MINNEAPOLIS -- The rotation help is on its way.
Right-hander Joe Ryan will be called up from Triple-A St. Paul to make his Major League debut as the Twins' starting pitcher in Wednesday night's game against the Cubs at Target Field, manager Rocco Baldelli announced Tuesday. Ryan, ranked the No. 6 prospect in the organization by MLB Pipeline, will be the first of Minnesota's next wave of top pitching prospects to arrive in the big leagues.
A depleted rotation scrambling to cover innings through the end of the season could certainly use Ryan's help, and the 25-year-old's arrival should provide a welcome jolt to Minnesota's pitching staff.
"We’re looking forward to watching him show up and do his thing," Baldelli said. "He's been throwing the ball very well. He’s been throwing the ball well all year long, everywhere he’s been."
It took a while for the Twins to get their first look at Ryan with Triple-A St. Paul following his arrival in the organization as the headliner of the July 22 trade that sent Nelson Cruz to Tampa Bay. The right-hander needed to finish out his stint as the ace of Team USA during the team's silver-medal run at the Tokyo Olympics and build back up to a full workload.
He made it worth the wait, striking out each of the first six batters he faced as part of his new organization, collecting 17 strikeouts and two walks in nine innings across two starts with the Saints. Now fully built back up, the Twins anticipate he'll be able to make a normal-length start in his debut against the Cubs.
What should Twins fans expect to see from the new face in the clubhouse?
Fastballs. Lots of fastballs. To the naked eye, the numbers regarding Ryan's fastball don't pop -- it sits in the 92-96 mph range -- but hitters have always struggled to pick it up when he throws it at the top of the zone. That deceptive, tough-to-see offering has been the bread-and-butter offering for Ryan's 326 strikeouts in 226 career Minor League innings since the Rays took him in the seventh round of the 2018 MLB Draft out of Cal State Stanislaus.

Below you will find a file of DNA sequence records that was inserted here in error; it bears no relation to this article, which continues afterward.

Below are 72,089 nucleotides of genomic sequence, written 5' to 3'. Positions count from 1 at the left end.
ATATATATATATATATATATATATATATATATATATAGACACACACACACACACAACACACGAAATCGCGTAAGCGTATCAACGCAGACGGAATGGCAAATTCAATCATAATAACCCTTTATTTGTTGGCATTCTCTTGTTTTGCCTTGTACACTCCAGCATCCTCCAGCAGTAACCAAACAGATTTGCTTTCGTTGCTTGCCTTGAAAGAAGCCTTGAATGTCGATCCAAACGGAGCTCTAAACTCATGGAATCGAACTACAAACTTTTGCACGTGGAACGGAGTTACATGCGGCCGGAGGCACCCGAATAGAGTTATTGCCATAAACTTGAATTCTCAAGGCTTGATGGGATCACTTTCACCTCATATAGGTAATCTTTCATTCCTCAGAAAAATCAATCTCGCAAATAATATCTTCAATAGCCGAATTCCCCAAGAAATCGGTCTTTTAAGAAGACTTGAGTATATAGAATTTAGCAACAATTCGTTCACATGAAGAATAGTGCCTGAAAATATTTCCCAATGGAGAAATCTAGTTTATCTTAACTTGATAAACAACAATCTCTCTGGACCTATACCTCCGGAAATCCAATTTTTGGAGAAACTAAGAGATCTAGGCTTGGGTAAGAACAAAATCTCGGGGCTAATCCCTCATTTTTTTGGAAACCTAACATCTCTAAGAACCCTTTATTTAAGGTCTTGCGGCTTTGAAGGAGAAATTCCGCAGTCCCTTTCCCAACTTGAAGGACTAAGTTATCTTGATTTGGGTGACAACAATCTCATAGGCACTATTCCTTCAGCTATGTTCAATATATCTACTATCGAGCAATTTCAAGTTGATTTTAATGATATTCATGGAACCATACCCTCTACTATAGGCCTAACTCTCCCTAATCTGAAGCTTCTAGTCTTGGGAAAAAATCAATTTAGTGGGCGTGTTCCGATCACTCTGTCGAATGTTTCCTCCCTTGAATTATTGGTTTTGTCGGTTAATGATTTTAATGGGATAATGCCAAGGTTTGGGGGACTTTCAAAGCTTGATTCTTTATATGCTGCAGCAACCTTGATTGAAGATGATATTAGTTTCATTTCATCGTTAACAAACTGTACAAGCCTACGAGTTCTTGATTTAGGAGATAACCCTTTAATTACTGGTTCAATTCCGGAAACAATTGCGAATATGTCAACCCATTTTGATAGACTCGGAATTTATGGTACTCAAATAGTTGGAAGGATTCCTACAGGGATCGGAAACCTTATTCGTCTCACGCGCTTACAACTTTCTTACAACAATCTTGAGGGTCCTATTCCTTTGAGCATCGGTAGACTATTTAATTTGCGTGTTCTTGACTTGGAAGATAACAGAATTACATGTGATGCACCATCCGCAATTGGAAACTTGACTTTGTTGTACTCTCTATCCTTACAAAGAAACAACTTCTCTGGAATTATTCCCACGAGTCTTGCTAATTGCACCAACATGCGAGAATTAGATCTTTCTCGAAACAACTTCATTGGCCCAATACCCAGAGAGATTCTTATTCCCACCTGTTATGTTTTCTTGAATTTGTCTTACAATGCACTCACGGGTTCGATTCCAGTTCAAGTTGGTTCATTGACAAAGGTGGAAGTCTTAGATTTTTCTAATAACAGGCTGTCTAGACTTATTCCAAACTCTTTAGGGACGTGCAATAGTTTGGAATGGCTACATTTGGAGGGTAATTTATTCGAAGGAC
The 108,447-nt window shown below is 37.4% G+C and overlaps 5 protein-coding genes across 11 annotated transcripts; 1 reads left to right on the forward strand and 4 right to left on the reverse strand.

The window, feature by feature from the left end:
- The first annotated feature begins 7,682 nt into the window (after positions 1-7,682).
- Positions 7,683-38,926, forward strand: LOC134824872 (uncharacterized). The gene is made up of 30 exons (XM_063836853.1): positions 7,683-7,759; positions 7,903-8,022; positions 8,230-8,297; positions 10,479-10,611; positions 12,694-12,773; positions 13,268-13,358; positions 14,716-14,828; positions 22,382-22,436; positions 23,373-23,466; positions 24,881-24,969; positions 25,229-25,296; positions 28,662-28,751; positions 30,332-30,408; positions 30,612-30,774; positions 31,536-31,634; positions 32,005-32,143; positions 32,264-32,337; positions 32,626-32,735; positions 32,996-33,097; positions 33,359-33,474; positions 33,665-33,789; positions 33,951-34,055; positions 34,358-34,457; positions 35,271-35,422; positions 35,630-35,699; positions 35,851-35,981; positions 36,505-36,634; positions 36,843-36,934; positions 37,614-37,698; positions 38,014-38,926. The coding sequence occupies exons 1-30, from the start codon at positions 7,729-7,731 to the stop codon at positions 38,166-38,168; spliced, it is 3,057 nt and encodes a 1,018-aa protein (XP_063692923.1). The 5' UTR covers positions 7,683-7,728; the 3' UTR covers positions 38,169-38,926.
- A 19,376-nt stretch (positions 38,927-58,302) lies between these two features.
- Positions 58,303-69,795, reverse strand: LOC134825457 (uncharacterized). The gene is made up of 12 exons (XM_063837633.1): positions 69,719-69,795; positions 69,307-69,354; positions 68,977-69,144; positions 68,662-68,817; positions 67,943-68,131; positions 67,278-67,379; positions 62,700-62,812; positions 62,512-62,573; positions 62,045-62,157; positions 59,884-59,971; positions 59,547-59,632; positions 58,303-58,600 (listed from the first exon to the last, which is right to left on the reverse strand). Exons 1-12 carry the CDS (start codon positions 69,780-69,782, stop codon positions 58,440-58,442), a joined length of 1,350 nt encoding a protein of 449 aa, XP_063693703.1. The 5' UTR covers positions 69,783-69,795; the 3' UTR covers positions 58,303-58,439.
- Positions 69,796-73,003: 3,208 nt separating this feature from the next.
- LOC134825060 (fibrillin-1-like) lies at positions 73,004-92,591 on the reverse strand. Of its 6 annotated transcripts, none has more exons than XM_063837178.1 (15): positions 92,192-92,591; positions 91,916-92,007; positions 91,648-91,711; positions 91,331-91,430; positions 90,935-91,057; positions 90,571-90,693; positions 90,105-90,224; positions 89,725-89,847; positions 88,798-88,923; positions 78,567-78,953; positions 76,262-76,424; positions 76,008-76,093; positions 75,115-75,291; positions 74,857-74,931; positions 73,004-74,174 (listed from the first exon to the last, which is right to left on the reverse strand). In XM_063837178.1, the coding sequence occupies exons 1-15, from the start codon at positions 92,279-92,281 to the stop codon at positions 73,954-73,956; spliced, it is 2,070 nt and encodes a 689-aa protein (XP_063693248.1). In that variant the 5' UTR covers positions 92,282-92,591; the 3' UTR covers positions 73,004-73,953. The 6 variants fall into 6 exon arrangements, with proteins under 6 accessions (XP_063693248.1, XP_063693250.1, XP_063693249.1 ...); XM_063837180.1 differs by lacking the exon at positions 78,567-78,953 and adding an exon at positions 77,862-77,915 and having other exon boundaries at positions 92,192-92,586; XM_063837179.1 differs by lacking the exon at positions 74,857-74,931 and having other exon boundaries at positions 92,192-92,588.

"I think this has been very well discussed, but the fastball that he brings to the table is a very unique pitch," Baldelli said. "Hitters just consistently do not get good looks and swings against this pitch. I think that’s obviously his biggest strength, but his other pitches play off that pitch well, and probably play up because of the difficulty hitting the fastball."
The effectiveness of that fastball will help his secondary stuff -- a slider, changeup and curveball -- play well, but make no mistake: that fastball will be the foundation for his Major League success.
"He has that 'Invisi-Ball,'" said Twins right-hander Randy Dobnak, who watched Ryan pitch in the Minors several years ago. "I've seen videos of him pitching. It's almost like the fastball just doesn't exist. It's just blowing guys up."
It would be in the Twins' best interest to get as many looks at Ryan as they can before the end of this season, likely with enough time for the right-hander to get six starts in a Minnesota uniform.
With Kenta Maeda slated to undergo a season-ending procedure Wednesday that could cost him all of next season if it ends up being Tommy John surgery, Ryan's performance could better educate the Twins' front office as to what they might expect from him as part of a 2022 starting rotation that could be completely different, one through five, from the group they opened with this year.
There's likely a wave of fellow top prospects slated to join him next season, including No. 5 prospect Jhoan Duran, No. 9 prospect Josh Winder, and, later on, No. 3 prospect Jordan Balazovic and No. 4 prospect Simeon Woods Richardson. The future of the starting rotation could grow far more clear quite quickly over the course of the 2022 season.
The Twins will get a sneak peek at the first taste of that future, starting Wednesday -- and his manager can't wait for the show to begin.
"We know what his strengths are," Baldelli said. "We know he’s gone out there and been able to pitch with that really good fastball and there’s a lot of different reasons, probably, why he has success with the fastball, but we know that’s been his strength. There’s also a lot that we’re going to learn about this young man as time goes on."